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Let $f$ be a meromorphic function in a domain $D$. The set of zeros $Z_f$ and the set of poles $P_f$ are both discrete in $D$; it means that doesn't exist a sequence of zeros (risp. sequence of poles) that converges to a zero of $f$ (risp. to a pole of $f$). My question is the following:

Let $a\in D$ such that $a\not\in Z_f $ and $a\notin P_f$; does exist a sequence $\{b_n\}$ with $b_n\in Z_f\cup P_f$ such that $b_n\rightarrow a$? Roughly speaking, can $a$ be an accumulation point for $Z_f\cup P_f$?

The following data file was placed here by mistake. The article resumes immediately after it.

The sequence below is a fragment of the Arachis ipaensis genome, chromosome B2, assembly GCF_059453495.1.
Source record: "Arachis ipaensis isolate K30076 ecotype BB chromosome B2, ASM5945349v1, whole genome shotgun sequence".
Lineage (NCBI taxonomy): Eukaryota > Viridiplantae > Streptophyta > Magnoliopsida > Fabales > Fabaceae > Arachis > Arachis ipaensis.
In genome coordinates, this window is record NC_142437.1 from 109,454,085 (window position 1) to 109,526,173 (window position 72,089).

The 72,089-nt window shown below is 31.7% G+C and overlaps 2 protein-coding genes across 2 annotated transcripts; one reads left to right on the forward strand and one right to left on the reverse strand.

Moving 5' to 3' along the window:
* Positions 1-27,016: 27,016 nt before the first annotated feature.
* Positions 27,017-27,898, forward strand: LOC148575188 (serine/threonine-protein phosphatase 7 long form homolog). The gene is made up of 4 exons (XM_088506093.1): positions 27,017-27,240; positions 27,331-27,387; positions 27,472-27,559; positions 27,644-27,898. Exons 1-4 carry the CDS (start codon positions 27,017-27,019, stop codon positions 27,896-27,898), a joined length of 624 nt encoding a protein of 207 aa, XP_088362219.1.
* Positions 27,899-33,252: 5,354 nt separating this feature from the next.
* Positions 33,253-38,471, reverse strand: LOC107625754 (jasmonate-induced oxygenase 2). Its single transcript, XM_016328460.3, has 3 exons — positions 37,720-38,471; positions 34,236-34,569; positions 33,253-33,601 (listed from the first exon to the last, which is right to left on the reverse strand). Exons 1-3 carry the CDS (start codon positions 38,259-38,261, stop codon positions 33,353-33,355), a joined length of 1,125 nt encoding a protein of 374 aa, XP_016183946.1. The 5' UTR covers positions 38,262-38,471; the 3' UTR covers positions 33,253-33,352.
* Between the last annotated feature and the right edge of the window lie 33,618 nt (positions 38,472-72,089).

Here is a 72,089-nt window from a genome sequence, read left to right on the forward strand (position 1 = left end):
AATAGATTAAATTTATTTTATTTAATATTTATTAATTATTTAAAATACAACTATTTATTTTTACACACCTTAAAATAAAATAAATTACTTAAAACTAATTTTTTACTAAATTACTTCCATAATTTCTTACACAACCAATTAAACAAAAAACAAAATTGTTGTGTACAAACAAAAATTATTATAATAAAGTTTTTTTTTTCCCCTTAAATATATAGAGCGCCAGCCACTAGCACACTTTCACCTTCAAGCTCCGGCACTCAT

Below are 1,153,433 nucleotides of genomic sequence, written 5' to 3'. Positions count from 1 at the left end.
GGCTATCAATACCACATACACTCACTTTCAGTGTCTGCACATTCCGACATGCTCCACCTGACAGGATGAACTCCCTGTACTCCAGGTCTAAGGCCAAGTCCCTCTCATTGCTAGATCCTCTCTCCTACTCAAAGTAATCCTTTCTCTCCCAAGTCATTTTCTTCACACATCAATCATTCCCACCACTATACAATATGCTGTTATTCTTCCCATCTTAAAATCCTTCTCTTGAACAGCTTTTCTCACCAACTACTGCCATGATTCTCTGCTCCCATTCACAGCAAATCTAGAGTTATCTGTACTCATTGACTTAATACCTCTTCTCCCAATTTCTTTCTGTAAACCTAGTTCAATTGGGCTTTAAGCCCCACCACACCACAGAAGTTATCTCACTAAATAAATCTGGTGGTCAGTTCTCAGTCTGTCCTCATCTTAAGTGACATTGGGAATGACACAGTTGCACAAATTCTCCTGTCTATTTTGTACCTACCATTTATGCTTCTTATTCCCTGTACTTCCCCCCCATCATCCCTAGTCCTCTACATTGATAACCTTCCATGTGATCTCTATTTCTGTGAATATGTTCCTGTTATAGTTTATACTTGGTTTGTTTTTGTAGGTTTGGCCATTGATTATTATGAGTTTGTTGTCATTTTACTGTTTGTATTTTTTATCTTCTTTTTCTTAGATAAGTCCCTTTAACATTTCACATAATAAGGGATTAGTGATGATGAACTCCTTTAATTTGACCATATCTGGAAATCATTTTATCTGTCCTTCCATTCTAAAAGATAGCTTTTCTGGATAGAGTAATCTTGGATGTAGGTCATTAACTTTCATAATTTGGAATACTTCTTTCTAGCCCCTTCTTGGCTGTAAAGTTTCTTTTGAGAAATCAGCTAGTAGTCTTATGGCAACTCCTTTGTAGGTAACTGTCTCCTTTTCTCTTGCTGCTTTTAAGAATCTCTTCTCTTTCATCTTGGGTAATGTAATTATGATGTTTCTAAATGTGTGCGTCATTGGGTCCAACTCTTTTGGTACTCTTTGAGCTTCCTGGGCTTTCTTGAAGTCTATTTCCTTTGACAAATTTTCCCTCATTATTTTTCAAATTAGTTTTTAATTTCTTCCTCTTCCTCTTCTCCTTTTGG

I've tried to give myself an answer but I don't know if it is correct:

If $f$ is continuous then $$\lim_{b_n\to a} f(b_n)=f\big(\lim_{b_n\to a}b_n\big)$$ but in the above case $$\lim_{b_n\to a}f(b_n)=0,\infty$$ or it doesn't exist, and $$f\big(\lim_{b_n\to a}b_n\big)=f(a)$$ Contradiction!

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You will need the definition of "meromorphic" for this. Then answer questions: Is $f$ analytic at $a$? Is $a$ a pole of $f$? –  GEdgar Sep 14 '12 at 15:37
    
I said that $a\notin P_f$ –  fair-coin tossing Sep 14 '12 at 15:51
    
The argument looks good to me. –  Gerry Myerson Sep 17 '12 at 12:58

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